Running 101: A Guide to Starting Out Strong

You have the motivation to go out and start running. We have a few extra tips and suggestions to make your running experience even better.

Jun. 17, 2024 6   min read

Latino man in blue shirt black shirt and over the ear headphones walks along a gravel trail

You’ve decided to start running and are getting ready to hit the road – or trail or treadmill. Good for you! You are already off to a great start.

Running is a great way to boost your overall health in a number of different ways. It helps to reduce the risk of heart disease and stroke, improves cognitive function, and boosts your overall mood and mental health.

Our sports medicine experts have some suggestions and tips to get you off to a good start and keep you moving and healthy as you continue to run.

Before you start running

Set a goal: Do you have an idea of what you want to do? Running is different for everyone. You might want to run a race, you might want to start exercising for a certain amount of time each day, or you might just want to see how long you can run.

Setting a concrete goal for yourself make it more likely that you’ll follow through and be able to make it happen!

Stretch out: Before you start, do some stretching to loosen up your muscles and warm them up for activity. Warming up your body for exercise is shown to reduce the risk of an injury and being sore after running.

Eric Amschler, one of our athletic trainers, demonstrates some stretches to do before exercising to avoid hip & knee pain.

Hydrate: Try to drink 8-10 ounces of water or a sports drink before you head out for a run. Your body will use the nutrients from that beverage to fuel your muscles and prevent you from getting cramps while you are running.

Nutrition: Similar to hydration, your body can use nutrients from what you eat to help fuel your muscles during a run. Having a small snack 60-90 minutes before a run can help with that.

A few suggestions for food before a run might include:

  • a banana
  • a granola or protein bar
  • toast
  • yogurt with granola

Check the weather: If you’re planning to run outside, check the weather. If higher temperatures or humidity are in store, you’ll want to hydrate more frequently. You also might need to adjust how long you’re exercising.

While you run

Hydrate: If you’re going to be out for longer than 10 minutes, bring a water bottle with you. Take your beverage of choice – water, sports drink, etc. – and take a drink when you feel like you need it.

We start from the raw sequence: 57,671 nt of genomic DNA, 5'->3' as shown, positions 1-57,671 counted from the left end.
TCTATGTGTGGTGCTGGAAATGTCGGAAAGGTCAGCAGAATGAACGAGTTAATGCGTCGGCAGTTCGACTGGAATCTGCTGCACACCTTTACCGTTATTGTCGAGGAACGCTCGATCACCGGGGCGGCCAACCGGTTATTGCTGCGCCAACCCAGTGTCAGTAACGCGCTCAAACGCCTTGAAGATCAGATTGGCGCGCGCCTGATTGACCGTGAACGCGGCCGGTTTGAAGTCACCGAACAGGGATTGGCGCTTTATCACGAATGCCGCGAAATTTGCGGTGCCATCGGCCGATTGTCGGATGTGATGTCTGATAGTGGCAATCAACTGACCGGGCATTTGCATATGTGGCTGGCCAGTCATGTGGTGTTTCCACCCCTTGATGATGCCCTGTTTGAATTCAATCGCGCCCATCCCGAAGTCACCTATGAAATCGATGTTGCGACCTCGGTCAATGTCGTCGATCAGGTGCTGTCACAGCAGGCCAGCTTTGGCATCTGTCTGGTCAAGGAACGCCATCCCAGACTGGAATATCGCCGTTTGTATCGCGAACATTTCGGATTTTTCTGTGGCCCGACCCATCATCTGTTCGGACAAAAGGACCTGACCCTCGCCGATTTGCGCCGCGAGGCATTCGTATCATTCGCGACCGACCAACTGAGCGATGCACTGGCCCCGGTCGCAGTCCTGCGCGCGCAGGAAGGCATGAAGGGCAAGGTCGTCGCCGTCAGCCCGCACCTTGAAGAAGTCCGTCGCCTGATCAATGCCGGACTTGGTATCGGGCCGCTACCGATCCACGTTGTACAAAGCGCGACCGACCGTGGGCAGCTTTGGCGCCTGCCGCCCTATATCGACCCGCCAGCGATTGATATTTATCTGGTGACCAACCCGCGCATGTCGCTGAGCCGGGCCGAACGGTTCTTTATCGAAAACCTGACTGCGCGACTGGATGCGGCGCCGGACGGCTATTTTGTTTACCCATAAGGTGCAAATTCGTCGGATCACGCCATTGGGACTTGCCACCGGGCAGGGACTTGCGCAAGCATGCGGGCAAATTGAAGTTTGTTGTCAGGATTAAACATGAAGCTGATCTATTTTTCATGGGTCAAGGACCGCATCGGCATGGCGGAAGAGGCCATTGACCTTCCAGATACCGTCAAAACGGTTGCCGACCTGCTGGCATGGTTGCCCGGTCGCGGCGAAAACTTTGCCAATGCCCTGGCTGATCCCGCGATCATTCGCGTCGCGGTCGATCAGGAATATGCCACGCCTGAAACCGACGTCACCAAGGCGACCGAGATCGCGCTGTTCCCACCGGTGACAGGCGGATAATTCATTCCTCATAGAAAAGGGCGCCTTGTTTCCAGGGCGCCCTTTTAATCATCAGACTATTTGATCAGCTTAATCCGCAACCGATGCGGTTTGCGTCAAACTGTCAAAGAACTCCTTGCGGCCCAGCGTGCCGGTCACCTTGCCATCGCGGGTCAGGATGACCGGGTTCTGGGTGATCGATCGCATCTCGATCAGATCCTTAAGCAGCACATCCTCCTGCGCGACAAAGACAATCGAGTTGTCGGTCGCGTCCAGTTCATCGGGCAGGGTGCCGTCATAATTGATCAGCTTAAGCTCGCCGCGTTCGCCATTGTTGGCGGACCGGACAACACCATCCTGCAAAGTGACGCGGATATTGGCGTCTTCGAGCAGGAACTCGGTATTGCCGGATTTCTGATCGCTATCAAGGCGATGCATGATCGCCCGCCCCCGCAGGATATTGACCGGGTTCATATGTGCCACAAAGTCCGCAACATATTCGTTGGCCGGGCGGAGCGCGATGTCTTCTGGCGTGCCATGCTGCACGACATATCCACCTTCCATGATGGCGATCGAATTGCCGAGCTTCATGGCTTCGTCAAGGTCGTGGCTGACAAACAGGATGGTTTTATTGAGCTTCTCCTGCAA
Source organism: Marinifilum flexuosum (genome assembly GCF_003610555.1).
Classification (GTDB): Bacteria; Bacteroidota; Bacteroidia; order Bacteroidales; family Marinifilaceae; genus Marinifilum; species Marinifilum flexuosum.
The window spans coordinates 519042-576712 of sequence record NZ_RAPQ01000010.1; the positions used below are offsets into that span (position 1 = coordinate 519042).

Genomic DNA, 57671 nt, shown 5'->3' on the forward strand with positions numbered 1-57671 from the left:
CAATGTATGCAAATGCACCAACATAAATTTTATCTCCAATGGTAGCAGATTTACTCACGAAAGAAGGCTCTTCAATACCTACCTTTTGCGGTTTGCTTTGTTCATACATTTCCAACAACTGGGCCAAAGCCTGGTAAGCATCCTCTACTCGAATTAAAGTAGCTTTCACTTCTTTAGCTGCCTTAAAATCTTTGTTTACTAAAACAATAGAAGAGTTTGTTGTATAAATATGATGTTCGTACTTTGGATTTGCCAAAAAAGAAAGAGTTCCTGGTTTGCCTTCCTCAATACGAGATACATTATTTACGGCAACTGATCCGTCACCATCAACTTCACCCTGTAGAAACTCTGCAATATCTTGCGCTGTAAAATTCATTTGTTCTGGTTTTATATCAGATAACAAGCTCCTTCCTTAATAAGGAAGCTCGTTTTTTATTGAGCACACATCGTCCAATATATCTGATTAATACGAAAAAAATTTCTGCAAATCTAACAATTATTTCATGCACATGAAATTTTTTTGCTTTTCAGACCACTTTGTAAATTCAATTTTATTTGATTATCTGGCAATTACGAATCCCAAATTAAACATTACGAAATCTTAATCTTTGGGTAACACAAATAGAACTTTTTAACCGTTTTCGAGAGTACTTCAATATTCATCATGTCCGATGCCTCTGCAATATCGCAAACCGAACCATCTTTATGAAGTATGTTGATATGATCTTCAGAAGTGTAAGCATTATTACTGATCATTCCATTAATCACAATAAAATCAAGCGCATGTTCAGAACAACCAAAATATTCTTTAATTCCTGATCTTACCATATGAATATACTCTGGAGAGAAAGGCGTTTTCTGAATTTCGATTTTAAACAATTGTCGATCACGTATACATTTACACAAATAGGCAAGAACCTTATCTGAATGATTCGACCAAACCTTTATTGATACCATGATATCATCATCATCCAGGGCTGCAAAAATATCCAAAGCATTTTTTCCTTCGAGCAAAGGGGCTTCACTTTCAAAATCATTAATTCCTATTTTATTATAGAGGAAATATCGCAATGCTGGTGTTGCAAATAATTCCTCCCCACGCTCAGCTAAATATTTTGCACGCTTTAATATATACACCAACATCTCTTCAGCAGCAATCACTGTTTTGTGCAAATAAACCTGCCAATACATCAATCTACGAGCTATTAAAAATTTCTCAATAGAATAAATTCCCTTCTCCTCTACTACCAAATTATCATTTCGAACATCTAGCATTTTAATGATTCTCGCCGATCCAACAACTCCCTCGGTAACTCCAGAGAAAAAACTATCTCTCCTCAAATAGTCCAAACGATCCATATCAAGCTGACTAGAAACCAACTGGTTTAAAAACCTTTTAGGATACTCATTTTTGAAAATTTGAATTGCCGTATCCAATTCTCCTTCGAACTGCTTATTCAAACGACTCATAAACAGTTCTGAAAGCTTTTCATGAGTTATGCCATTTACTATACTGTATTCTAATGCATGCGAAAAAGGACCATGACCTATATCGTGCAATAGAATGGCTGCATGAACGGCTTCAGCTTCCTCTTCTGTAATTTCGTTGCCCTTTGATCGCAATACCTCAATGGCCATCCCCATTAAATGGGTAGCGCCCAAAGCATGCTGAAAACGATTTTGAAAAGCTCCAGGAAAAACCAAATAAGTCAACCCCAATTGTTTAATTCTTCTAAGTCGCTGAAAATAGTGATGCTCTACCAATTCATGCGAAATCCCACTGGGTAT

Keep a steady pace: You might be tempted to start out fast and see how long you can last at that pace. Instead, try to hold a pace that allows you to breathe at an even rate and say hello to someone passing by.

Walk/run: Using the walk-run-walk approach is a great way to slowly build up your endurance while running. At first, walk for 2 minutes at a brisk pace, then run for 30 seconds, then walk for 2 more minutes. Continue for as long as you need to so you can finish your run. Over time, you will be able to reduce the amount of time you spend walking and increase the amount of time you spend running.

After you finish running

Stretch: Once you stop your run, catch your breath and keep walking to help slow your heart rate. Stretch out your hamstrings, calves, quadriceps, and groin muscles so they don’t cramp up or get sore over the next few hours.

Plan your next run: Your next run depends on what your goal is. You might take the next day off or you might be running at a different pace tomorrow. You might also be cross training – doing a different type of exercise that uses different muscles in your body while still elevating your heart rate (e.g., cycling, swimming, etc.)

Hydrate: Yes, hydrate again! It’s important to replenish the fluids your body used while you were running. This helps your muscles and body tissue to get stronger and heal more quickly so you can get back to regular activity more easily.

Ways to keep going

Especially if you are starting out, the first few days or weeks of running can be tough to adjust to mentally. Convincing yourself to go out and actually run can be challenging.

Some suggestions to help keep you motivated might include:

  • Find a friend or running group to run with
  • Choose a reward for a certain amount of running
  • Explore new places to run outside
  • Create a running playlist or find a new podcast to listen to

If you want to start running but have concerns or just don't know if running is appropriate for you, schedule a consultation with a provider to talk through any questions you may have. Our sports medicine providers can also help you If you end up with any sort of injury that feels worse when you are running, They are available to assess your pain and help you get back to being active.

Beginning a new habit of any kind takes determination and discipline. If you stick with it, you will be calling yourself a runner in no time at all.

NEXT STEPS Stick With The Activities You Love

No matter if you’re a competitive athlete or a weekend warrior, we understand how important staying active is to you. At Rochester Regional Health, we’re here to help you stay moving. If you want to partner with someone dedicated to your performance, health, and well-being, reach out to our Sports Medicine providers today.

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